Cape Lookout in a Yurt

Travel and Other Adventures

Saturday morning I get an email from my husband: “Cape lookout has campsites available for Sunday. We can get a regular campsite or we can get a yurt. They have one yurt available.” Me: “Let’s take the yurt!”

It’s been years since we’ve been to Cape Lookout on the Oregon Coast. In fact, the last time we’d camped here was when we lived in Spokane, about  8 years ago. When we were here last I remember thinking it was one of the most beautiful places I’d ever been.

I have to say, it was just as pretty as I’d remembered. And this was the first time I’d ever stayed in a yurt. It was surprisingly awesome! I kind of didn’t even feel like I was camping. There was even electricity! The crazy thing is that I didn’t bother brining a plug to charge my phone because, why would I do that if I am going camping? where am I going to plug my phone in? But our yurt had an electrical outlet. So. My phone was dead for a day with a perfectly good outlet sitting there mocking me. Oh well. It was nice to be unplugged for a bit.

Here are some photos.

The People’s Bike Library of Portland (Zoobomb Pyle)

Photography, Travel and Other Adventures

Originally posted on Pinhole Obscura.

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Down the street from Powell’s City Of Books in Portland, Oregon, is this odd sculpture of bikes piled on tiered concrete with a gold bike on the very tip top of a pole. It turns out that this is both a sculpture and a place where people can lock their bikes for Zoobomb.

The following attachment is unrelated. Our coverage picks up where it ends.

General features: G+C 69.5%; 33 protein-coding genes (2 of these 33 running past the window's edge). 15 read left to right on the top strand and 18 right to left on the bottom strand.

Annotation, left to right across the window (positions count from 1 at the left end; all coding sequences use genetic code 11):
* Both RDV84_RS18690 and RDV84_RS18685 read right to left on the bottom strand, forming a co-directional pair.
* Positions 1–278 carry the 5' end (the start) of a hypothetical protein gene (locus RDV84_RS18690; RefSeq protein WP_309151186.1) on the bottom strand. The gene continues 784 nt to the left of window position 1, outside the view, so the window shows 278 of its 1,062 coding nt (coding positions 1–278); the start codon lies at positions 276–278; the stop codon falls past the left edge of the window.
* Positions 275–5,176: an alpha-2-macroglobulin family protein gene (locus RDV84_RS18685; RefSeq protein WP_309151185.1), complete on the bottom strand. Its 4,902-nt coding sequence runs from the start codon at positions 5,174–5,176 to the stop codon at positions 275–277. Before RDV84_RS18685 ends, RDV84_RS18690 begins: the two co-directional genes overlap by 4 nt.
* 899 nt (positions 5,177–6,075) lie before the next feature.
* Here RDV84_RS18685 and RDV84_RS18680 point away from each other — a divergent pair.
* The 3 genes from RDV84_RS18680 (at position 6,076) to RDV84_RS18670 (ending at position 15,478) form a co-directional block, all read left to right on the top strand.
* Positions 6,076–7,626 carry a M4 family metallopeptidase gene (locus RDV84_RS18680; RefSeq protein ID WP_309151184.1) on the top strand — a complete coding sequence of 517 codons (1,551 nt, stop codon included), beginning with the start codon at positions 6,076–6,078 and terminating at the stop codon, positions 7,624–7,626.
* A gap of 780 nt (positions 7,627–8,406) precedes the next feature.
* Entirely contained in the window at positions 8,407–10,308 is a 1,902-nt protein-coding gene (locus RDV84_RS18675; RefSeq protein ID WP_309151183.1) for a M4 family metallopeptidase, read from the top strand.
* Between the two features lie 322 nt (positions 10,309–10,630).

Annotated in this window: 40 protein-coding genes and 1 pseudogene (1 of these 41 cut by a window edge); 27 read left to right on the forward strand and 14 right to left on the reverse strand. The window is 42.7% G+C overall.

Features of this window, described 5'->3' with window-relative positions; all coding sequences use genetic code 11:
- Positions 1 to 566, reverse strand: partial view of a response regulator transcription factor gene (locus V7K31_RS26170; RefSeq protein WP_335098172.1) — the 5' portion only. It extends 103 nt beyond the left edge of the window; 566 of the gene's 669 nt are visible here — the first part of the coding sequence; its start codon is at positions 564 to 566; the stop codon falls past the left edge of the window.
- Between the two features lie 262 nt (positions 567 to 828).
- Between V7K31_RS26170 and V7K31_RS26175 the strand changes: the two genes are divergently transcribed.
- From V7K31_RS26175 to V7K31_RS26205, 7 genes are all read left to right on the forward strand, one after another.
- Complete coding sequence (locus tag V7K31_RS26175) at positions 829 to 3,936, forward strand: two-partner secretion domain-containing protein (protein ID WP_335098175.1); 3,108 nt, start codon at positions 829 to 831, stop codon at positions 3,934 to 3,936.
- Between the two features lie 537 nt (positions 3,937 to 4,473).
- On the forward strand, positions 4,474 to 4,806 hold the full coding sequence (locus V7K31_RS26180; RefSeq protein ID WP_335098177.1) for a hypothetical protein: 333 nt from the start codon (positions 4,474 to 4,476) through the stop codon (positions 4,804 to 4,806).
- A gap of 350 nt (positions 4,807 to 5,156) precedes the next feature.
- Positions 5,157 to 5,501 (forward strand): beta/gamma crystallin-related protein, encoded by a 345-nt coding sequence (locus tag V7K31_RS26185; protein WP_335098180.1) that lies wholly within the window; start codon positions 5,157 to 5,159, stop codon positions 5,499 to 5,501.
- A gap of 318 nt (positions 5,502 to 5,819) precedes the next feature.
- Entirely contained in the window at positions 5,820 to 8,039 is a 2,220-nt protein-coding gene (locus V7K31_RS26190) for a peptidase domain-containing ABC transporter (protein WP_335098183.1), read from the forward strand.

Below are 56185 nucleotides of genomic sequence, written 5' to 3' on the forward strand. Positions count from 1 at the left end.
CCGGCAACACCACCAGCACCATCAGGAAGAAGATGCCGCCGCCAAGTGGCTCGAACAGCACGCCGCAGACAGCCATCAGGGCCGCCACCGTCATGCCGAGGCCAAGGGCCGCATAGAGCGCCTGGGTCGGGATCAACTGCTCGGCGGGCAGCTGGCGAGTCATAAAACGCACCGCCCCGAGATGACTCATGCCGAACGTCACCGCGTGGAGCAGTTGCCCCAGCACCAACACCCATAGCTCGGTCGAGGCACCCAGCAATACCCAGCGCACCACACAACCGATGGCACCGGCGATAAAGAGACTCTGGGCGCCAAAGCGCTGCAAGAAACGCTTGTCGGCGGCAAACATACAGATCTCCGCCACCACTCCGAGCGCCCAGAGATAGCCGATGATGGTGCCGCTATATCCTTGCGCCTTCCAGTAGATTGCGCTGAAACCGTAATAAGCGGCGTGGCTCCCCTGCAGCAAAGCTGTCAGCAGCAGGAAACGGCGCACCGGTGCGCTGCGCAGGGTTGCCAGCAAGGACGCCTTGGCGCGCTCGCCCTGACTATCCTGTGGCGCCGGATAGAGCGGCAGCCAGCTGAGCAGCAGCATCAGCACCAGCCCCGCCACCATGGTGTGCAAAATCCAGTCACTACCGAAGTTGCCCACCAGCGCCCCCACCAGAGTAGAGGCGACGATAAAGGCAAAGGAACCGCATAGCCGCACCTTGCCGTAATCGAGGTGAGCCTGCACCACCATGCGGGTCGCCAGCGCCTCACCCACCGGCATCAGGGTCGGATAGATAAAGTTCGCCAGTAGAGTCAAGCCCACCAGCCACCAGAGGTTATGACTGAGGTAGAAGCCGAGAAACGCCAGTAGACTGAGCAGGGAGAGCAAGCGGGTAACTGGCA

Zoobomb started in the early 2000s. It’s a weekly activity in which bike riders meet at the Portland Zoo (which is up on a hill over looking the city. Then the bikes are ridden fast down the hill to the meetup spot (the sculpture) were they can do this again (and again). The sculpture serves as both a monument to Portland’s bike culture, and a place to keep kid’s bikes locked up until the next Zoobomb.

Terrapin Bijou + Ektar 100 @ 5 seconds

Terrapin Bijou + Ektar 100 @ 5 seconds

Terrapin Bijou + Ektar 100 @ 5 seconds

Terrapin Bijou + Ektar 100 @ 5 seconds

Terrapin Bijou + Ektar 100 @ 5 seconds

Terrapin Bijou + Ektar 100 @ 5 seconds

Pinhole Adventure 

Travel and Other Adventures

Today I am starting another “100 days” project in which I post everyday on my blog for 100 days. I had a lot of fun doing this last year and decided I wanted to continue this practice, but trying it at different times of the year. This year, over the next few months. I have a lot of adventures planned so I thought it would make sense to plan my project around March/April/May.

I was kind of hoping I would do a lot of writing for my blog during my down time but that hasn’t happened at all. So I have no idea what the posts will look like over the next few months (aside from my adventuring).

Today, though, I will tell you about my day yesterday. I had a fantastic day up on Timberline Lodge with my buddy Donna. It was our monthly Pinhole Mayhem outing, sans Gretchen (whom we missed). We took the bus up there, which was a new adventure for me. It worked out very well and I think I will be taking the bus up there a lot in the future for snow shoeing.

I use my iPhone to help me compose my pinhole photos (I hope this isn’t cheating!) so I often come away from these adventures with a ton of snapshots. Here are a few of them! (click the image for more info)

 

A pinhole adventure to a secret location 

Travel and Other Adventures